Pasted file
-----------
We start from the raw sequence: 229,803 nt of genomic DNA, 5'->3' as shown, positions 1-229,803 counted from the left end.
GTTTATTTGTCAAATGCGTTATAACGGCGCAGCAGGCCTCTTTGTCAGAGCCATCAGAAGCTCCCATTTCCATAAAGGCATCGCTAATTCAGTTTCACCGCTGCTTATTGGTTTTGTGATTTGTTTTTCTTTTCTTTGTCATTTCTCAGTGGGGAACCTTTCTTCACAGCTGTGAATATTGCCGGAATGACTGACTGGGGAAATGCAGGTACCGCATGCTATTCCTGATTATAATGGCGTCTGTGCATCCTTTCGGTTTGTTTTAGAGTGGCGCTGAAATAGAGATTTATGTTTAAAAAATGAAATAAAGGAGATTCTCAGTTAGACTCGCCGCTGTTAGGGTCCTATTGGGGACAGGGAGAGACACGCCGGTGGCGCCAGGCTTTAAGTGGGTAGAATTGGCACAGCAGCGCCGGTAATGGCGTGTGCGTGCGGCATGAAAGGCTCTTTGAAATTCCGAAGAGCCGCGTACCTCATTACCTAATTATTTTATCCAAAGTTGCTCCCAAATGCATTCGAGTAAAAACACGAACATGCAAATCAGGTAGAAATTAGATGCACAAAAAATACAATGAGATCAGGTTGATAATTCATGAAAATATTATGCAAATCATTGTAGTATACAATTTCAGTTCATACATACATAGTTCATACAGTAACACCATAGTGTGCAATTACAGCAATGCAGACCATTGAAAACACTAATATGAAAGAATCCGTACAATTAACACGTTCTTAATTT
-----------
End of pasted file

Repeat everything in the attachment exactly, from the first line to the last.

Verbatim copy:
We start from the raw sequence: 229,803 nt of genomic DNA, 5'->3' as shown, positions 1-229,803 counted from the left end.
GTTTATTTGTCAAATGCGTTATAACGGCGCAGCAGGCCTCTTTGTCAGAGCCATCAGAAGCTCCCATTTCCATAAAGGCATCGCTAATTCAGTTTCACCGCTGCTTATTGGTTTTGTGATTTGTTTTTCTTTTCTTTGTCATTTCTCAGTGGGGAACCTTTCTTCACAGCTGTGAATATTGCCGGAATGACTGACTGGGGAAATGCAGGTACCGCATGCTATTCCTGATTATAATGGCGTCTGTGCATCCTTTCGGTTTGTTTTAGAGTGGCGCTGAAATAGAGATTTATGTTTAAAAAATGAAATAAAGGAGATTCTCAGTTAGACTCGCCGCTGTTAGGGTCCTATTGGGGACAGGGAGAGACACGCCGGTGGCGCCAGGCTTTAAGTGGGTAGAATTGGCACAGCAGCGCCGGTAATGGCGTGTGCGTGCGGCATGAAAGGCTCTTTGAAATTCCGAAGAGCCGCGTACCTCATTACCTAATTATTTTATCCAAAGTTGCTCCCAAATGCATTCGAGTAAAAACACGAACATGCAAATCAGGTAGAAATTAGATGCACAAAAAATACAATGAGATCAGGTTGATAATTCATGAAAATATTATGCAAATCATTGTAGTATACAATTTCAGTTCATACATACATAGTTCATACAGTAACACCATAGTGTGCAATTACAGCAATGCAGACCATTGAAAACACTAATATGAAAGAATCCGTACAATTAACACGTTCTTAATTT